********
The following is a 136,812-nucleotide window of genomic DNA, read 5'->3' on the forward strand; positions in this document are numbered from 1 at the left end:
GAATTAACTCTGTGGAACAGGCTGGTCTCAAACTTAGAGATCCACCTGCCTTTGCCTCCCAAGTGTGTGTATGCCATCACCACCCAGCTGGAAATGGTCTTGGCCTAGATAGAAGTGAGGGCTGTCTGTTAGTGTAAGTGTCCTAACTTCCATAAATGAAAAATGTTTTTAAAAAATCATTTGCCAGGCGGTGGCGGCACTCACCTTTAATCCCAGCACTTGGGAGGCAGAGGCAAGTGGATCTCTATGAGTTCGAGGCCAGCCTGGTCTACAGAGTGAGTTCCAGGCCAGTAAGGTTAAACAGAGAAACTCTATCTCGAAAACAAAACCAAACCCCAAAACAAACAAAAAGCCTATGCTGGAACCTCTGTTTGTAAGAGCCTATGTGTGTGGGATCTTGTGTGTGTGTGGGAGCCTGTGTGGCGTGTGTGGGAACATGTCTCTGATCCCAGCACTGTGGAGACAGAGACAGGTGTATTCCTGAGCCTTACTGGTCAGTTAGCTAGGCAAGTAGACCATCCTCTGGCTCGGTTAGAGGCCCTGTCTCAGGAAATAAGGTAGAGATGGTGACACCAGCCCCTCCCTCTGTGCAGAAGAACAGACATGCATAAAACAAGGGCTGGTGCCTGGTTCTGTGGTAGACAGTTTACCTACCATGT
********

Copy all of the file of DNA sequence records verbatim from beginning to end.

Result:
The following is a 136,812-nucleotide window of genomic DNA, read 5'->3' on the forward strand; positions in this document are numbered from 1 at the left end:
GAATTAACTCTGTGGAACAGGCTGGTCTCAAACTTAGAGATCCACCTGCCTTTGCCTCCCAAGTGTGTGTATGCCATCACCACCCAGCTGGAAATGGTCTTGGCCTAGATAGAAGTGAGGGCTGTCTGTTAGTGTAAGTGTCCTAACTTCCATAAATGAAAAATGTTTTTAAAAAATCATTTGCCAGGCGGTGGCGGCACTCACCTTTAATCCCAGCACTTGGGAGGCAGAGGCAAGTGGATCTCTATGAGTTCGAGGCCAGCCTGGTCTACAGAGTGAGTTCCAGGCCAGTAAGGTTAAACAGAGAAACTCTATCTCGAAAACAAAACCAAACCCCAAAACAAACAAAAAGCCTATGCTGGAACCTCTGTTTGTAAGAGCCTATGTGTGTGGGATCTTGTGTGTGTGTGGGAGCCTGTGTGGCGTGTGTGGGAACATGTCTCTGATCCCAGCACTGTGGAGACAGAGACAGGTGTATTCCTGAGCCTTACTGGTCAGTTAGCTAGGCAAGTAGACCATCCTCTGGCTCGGTTAGAGGCCCTGTCTCAGGAAATAAGGTAGAGATGGTGACACCAGCCCCTCCCTCTGTGCAGAAGAACAGACATGCATAAAACAAGGGCTGGTGCCTGGTTCTGTGGTAGACAGTTTACCTACCATGT